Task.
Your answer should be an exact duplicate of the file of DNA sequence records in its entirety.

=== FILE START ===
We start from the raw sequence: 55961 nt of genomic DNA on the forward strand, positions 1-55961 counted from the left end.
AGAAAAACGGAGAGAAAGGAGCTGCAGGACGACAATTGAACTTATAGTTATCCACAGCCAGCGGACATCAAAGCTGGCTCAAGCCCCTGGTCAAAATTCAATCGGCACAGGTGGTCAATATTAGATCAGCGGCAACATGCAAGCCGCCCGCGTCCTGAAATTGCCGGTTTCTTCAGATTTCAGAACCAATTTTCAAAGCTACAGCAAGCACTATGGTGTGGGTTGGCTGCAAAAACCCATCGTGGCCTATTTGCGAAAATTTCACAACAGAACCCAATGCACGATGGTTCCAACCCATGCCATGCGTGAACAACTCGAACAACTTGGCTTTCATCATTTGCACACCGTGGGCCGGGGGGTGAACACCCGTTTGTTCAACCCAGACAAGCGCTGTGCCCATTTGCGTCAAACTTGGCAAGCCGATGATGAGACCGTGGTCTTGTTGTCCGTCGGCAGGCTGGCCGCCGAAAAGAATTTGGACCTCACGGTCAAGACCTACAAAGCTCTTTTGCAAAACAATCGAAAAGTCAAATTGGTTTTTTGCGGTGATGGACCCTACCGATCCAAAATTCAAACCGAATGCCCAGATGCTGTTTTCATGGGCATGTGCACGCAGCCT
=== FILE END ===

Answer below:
We start from the raw sequence: 55961 nt of genomic DNA on the forward strand, positions 1-55961 counted from the left end.
AGAAAAACGGAGAGAAAGGAGCTGCAGGACGACAATTGAACTTATAGTTATCCACAGCCAGCGGACATCAAAGCTGGCTCAAGCCCCTGGTCAAAATTCAATCGGCACAGGTGGTCAATATTAGATCAGCGGCAACATGCAAGCCGCCCGCGTCCTGAAATTGCCGGTTTCTTCAGATTTCAGAACCAATTTTCAAAGCTACAGCAAGCACTATGGTGTGGGTTGGCTGCAAAAACCCATCGTGGCCTATTTGCGAAAATTTCACAACAGAACCCAATGCACGATGGTTCCAACCCATGCCATGCGTGAACAACTCGAACAACTTGGCTTTCATCATTTGCACACCGTGGGCCGGGGGGTGAACACCCGTTTGTTCAACCCAGACAAGCGCTGTGCCCATTTGCGTCAAACTTGGCAAGCCGATGATGAGACCGTGGTCTTGTTGTCCGTCGGCAGGCTGGCCGCCGAAAAGAATTTGGACCTCACGGTCAAGACCTACAAAGCTCTTTTGCAAAACAATCGAAAAGTCAAATTGGTTTTTTGCGGTGATGGACCCTACCGATCCAAAATTCAAACCGAATGCCCAGATGCTGTTTTCATGGGCATGTGCACGCAGCCT